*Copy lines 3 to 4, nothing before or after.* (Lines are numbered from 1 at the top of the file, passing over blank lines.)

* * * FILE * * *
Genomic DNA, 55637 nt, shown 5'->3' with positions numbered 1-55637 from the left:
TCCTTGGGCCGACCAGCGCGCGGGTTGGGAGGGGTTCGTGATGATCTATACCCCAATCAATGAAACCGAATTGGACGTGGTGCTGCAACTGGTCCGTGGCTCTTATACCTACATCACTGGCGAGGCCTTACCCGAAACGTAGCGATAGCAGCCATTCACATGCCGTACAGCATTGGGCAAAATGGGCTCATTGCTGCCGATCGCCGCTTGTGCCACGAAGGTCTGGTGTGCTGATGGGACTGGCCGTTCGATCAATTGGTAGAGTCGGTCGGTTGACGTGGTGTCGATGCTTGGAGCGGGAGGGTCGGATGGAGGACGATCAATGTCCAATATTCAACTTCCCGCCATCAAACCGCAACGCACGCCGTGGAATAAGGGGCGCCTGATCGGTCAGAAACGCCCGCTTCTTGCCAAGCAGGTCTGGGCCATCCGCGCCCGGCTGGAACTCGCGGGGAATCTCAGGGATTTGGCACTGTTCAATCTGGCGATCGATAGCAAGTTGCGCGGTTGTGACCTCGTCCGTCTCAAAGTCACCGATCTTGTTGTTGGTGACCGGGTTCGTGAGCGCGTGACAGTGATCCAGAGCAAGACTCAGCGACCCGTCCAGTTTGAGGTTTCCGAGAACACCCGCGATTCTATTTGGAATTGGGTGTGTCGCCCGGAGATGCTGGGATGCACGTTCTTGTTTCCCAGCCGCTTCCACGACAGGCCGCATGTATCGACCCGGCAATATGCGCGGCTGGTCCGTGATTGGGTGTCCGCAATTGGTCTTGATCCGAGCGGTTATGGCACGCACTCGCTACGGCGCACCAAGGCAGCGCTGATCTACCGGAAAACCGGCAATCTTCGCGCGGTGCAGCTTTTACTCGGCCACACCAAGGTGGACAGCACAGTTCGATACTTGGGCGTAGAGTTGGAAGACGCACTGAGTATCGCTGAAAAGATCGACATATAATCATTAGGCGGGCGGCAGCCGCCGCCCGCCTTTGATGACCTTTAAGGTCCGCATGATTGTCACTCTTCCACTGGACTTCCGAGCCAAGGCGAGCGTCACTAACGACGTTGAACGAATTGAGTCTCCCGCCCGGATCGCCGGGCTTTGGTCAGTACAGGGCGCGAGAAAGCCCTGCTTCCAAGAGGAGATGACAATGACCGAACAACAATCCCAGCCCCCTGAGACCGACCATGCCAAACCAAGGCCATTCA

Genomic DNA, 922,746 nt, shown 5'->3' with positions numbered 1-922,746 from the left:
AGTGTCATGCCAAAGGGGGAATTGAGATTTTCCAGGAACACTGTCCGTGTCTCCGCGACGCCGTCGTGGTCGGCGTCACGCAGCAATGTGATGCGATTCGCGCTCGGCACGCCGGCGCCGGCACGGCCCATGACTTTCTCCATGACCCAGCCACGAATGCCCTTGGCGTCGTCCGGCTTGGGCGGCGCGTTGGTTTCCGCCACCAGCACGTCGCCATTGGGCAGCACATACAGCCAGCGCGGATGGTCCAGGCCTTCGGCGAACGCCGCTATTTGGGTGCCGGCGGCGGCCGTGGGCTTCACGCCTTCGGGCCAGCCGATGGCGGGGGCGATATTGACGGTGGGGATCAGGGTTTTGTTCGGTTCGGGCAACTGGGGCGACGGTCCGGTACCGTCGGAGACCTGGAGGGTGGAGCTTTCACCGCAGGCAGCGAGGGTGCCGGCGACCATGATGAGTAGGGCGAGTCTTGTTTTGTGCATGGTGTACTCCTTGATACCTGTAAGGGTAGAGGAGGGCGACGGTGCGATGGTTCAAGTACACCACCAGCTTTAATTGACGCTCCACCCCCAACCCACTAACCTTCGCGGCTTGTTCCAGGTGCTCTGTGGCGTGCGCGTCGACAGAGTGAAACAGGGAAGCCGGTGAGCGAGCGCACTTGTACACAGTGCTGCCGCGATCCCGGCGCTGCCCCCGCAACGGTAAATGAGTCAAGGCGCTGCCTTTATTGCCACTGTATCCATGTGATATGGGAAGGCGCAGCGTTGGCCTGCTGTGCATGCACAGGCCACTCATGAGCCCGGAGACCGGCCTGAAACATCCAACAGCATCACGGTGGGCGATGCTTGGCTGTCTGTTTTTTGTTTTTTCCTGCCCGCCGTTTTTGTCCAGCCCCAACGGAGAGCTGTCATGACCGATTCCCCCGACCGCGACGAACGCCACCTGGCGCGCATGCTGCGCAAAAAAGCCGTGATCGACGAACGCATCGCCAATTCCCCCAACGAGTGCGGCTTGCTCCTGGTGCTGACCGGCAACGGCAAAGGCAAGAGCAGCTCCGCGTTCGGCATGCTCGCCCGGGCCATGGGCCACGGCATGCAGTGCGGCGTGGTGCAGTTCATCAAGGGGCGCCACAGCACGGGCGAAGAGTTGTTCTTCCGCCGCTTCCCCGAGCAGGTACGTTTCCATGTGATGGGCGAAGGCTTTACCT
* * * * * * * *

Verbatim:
Genomic DNA, 922,746 nt, shown 5'->3' with positions numbered 1-922,746 from the left:
AGTGTCATGCCAAAGGGGGAATTGAGATTTTCCAGGAACACTGTCCGTGTCTCCGCGACGCCGTCGTGGTCGGCGTCACGCAGCAATGTGATGCGATTCGCGCTCGGCACGCCGGCGCCGGCACGGCCCATGACTTTCTCCATGACCCAGCCACGAATGCCCTTGGCGTCGTCCGGCTTGGGCGGCGCGTTGGTTTCCGCCACCAGCACGTCGCCATTGGGCAGCACATACAGCCAGCGCGGATGGTCCAGGCCTTCGGCGAACGCCGCTATTTGGGTGCCGGCGGCGGCCGTGGGCTTCACGCCTTCGGGCCAGCCGATGGCGGGGGCGATATTGACGGTGGGGATCAGGGTTTTGTTCGGTTCGGGCAACTGGGGCGACGGTCCGGTACCGTCGGAGACCTGGAGGGTGGAGCTTTCACCGCAGGCAGCGAGGGTGCCGGCGACCATGATGAGTAGGGCGAGTCTTGTTTTGTGCATGGTGTACTCCTTGATACCTGTAAGGGTAGAGGAGGGCGACGGTGCGATGGTTCAAGTACACCACCAGCTTTAATTGACGCTCCACCCCCAACCCACTAACCTTCGCGGCTTGTTCCAGGTGCTCTGTGGCGTGCGCGTCGACAGAGTGAAACAGGGAAGCCGGTGAGCGAGCGCACTTGTACACAGTGCTGCCGCGATCCCGGCGCTGCCCCCGCAACGGTAAATGAGTCAAGGCGCTGCCTTTATTGCCACTGTATCCATGTGATATGGGAAGGCGCAGCGTTGGCCTGCTGTGCATGCACAGGCCACTCATGAGCCCGGAGACCGGCCTGAAACATCCAACAGCATCACGGTGGGCGATGCTTGGCTGTCTGTTTTTTGTTTTTTCCTGCCCGCCGTTTTTGTCCAGCCCCAACGGAGAGCTGTCATGACCGATTCCCCCGACCGCGACGAACGCCACCTGGCGCGCATGCTGCGCAAAAAAGCCGTGATCGACGAACGCATCGCCAATTCCCCCAACGAGTGCGGCTTGCTCCTGGTGCTGACCGGCAACGGCAAAGGCAAGAGCAGCTCCGCGTTCGGCATGCTCGCCCGGGCCATGGGCCACGGCATGCAGTGCGGCGTGGTGCAGTTCATCAAGGGGCGCCACAGCACGGGCGAAGAGTTGTTCTTCCGCCGCTTCCCCGAGCAGGTACGTTTCCATGTGATGGGCGAAGGCTTTACCT